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By JK Evanczuk on Monday, May 9, 2011 - Comments Off
More: Briefs

This Week: 10 Ways to Celebrate Banned Book Week, Beautiful Literary Maps, Bad Day Jobs & More

By JK Evanczuk on Thursday, September 30, 2010 - View Comments

10 ways to celebrate banned books week.

A literary map of Manhattan, where “imaginary New Yorkers lived, worked, played, drank, walked and looked at ducks.”

And here’s another literary map (see above), this one a little simpler but no less pretty.

The Chronicle Review thoughtfully answers the question: what are books good for?

Have writers always gone to college?

Think your day job is awful? Try these:

“I worked the night shift for a dating/matchmaking service before it was done by computers. Had to go to the homes and apartments of depressed and lonely people who called at 2 in the morning and wanted to find out how to meet a mate. Had to keep calling in to the main office so they knew I hadn’t been ravaged. Never would tell me if they actually had matches for the women. I didn’t interview any men that would have been dateworthy. Quit as soon as I sold a short story.”

“Singing birthday/anniversary/congratulation tunes to total strangers in a gorilla suit. (The only way it could have been worse was if they’d made me wear the Tarzan loincloth, but I didn’t have the abs for it.)”

More bad day job for writer stories here.

Accurate science fiction.

On Not Sounding Like Everybody Else

By Tanya Paperny on Wednesday, September 22, 2010 - View Comments

Useless degree thrown into trashcan

I don’t mean to rehash the whole “is-the-MFA-degree-in-creative-writing-useless” issue, but I do want to suggest some solutions to one of the commonly cited arguments against getting an MFA. [Full Disclosure: I'm getting my MFA at Columbia University.]

I’ve often heard that MFA programs produce cookie-cutter writers. Because students are all taught by the same professors, reading the same assigned readings (most often, from the mainstream canon of literature), and critiquing each others work within a closed loop, they end up all sounding like one another and like the influences that are hoisted upon them within the courses.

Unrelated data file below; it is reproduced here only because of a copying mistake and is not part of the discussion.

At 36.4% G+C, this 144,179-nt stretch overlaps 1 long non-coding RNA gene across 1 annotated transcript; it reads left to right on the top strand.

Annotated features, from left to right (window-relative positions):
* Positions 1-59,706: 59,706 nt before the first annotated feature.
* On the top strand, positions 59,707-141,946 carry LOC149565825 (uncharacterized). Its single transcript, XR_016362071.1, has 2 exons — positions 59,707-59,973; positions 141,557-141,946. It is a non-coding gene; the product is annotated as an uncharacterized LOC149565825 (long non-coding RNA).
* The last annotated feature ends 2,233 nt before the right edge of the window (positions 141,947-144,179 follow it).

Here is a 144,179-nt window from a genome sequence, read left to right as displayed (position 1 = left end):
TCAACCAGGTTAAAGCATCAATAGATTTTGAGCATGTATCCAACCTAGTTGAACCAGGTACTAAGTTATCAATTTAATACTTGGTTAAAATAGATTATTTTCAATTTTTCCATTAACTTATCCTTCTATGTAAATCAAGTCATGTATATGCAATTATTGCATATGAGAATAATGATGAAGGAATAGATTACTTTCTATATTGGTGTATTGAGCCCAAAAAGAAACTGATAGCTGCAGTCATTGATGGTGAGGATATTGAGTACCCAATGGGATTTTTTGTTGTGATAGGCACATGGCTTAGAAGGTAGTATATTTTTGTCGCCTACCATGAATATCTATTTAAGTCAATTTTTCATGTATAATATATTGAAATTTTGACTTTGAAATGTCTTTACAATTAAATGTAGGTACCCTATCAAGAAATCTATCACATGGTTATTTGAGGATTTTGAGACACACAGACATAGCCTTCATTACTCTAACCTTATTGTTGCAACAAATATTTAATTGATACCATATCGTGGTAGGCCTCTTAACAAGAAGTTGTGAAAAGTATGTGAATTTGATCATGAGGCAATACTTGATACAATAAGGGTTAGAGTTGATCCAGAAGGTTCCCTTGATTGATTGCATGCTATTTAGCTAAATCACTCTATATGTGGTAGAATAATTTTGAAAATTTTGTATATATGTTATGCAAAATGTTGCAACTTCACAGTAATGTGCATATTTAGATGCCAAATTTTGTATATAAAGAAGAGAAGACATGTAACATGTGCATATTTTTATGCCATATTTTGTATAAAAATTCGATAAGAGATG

Like I said, I don’t intend to rehash this debate. Instead, I want to propose some solutions I’ve come up with.

If, in fact, people come out of MFA programs sounding like “MFA-ey writers,” with cautious language, similar influences, and a lack of risk and experimentation, here are some ideas of how to diversify your influences while in an MFA program and avoid robotic writing:

Read translated literature. Read works in English by authors from other cultures, countries, languages, and periods of time. Bring in some of that foreign-ness into your English. Push the boundaries of what English is expected to be able to do. Or hell, if you have the skills, just read non-English works in their original language! Certainly the majority of people around you aren’t doing this in most traditional MFA programs.

Translate literature yourself, if you have sufficient language skills. In the process, you’re forced to become super acquainted with another author (do one you admire) and you’ll end up soaking up some of their literary influences, ones that stand outside of the English stuff everyone else is reading.

Read things that might not be categorized, necessarily, as literary. What about the works of oral history by Studs Terkel and Svetlana Alexievich? In reading those transcriptions of monologues by people who survived the Great Depression and the Chernobyl disaster, I learned a lot about dialogue, tone, being sparse, and forcing myself to cut out the unnecessary fat of my paragraphs.